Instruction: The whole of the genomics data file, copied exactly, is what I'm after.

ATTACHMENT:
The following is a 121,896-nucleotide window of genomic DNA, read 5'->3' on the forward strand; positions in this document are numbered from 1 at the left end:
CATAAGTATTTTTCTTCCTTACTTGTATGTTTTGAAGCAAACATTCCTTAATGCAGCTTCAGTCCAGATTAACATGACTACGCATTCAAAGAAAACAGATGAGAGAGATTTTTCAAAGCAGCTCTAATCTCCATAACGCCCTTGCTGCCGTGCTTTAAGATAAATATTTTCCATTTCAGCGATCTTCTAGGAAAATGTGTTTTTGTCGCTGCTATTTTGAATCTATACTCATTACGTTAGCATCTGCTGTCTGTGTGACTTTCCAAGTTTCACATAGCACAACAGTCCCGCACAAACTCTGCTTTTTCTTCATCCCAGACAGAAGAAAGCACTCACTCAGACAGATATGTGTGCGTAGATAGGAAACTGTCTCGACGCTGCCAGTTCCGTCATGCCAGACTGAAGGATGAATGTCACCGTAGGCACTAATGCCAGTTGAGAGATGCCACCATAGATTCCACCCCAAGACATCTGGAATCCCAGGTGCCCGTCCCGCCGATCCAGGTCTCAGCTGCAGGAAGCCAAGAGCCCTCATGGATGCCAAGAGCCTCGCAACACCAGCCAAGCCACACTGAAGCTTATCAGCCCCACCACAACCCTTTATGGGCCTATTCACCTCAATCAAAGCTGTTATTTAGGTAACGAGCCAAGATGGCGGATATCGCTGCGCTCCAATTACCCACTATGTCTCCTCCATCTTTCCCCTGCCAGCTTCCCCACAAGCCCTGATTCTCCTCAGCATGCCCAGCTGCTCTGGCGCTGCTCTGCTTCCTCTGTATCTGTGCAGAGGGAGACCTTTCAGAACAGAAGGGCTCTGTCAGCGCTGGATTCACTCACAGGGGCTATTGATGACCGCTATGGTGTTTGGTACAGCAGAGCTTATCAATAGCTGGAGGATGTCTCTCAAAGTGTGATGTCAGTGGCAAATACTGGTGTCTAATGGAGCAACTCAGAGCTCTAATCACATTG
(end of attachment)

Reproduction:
The following is a 121,896-nucleotide window of genomic DNA, read 5'->3' on the forward strand; positions in this document are numbered from 1 at the left end:
CATAAGTATTTTTCTTCCTTACTTGTATGTTTTGAAGCAAACATTCCTTAATGCAGCTTCAGTCCAGATTAACATGACTACGCATTCAAAGAAAACAGATGAGAGAGATTTTTCAAAGCAGCTCTAATCTCCATAACGCCCTTGCTGCCGTGCTTTAAGATAAATATTTTCCATTTCAGCGATCTTCTAGGAAAATGTGTTTTTGTCGCTGCTATTTTGAATCTATACTCATTACGTTAGCATCTGCTGTCTGTGTGACTTTCCAAGTTTCACATAGCACAACAGTCCCGCACAAACTCTGCTTTTTCTTCATCCCAGACAGAAGAAAGCACTCACTCAGACAGATATGTGTGCGTAGATAGGAAACTGTCTCGACGCTGCCAGTTCCGTCATGCCAGACTGAAGGATGAATGTCACCGTAGGCACTAATGCCAGTTGAGAGATGCCACCATAGATTCCACCCCAAGACATCTGGAATCCCAGGTGCCCGTCCCGCCGATCCAGGTCTCAGCTGCAGGAAGCCAAGAGCCCTCATGGATGCCAAGAGCCTCGCAACACCAGCCAAGCCACACTGAAGCTTATCAGCCCCACCACAACCCTTTATGGGCCTATTCACCTCAATCAAAGCTGTTATTTAGGTAACGAGCCAAGATGGCGGATATCGCTGCGCTCCAATTACCCACTATGTCTCCTCCATCTTTCCCCTGCCAGCTTCCCCACAAGCCCTGATTCTCCTCAGCATGCCCAGCTGCTCTGGCGCTGCTCTGCTTCCTCTGTATCTGTGCAGAGGGAGACCTTTCAGAACAGAAGGGCTCTGTCAGCGCTGGATTCACTCACAGGGGCTATTGATGACCGCTATGGTGTTTGGTACAGCAGAGCTTATCAATAGCTGGAGGATGTCTCTCAAAGTGTGATGTCAGTGGCAAATACTGGTGTCTAATGGAGCAACTCAGAGCTCTAATCACATTG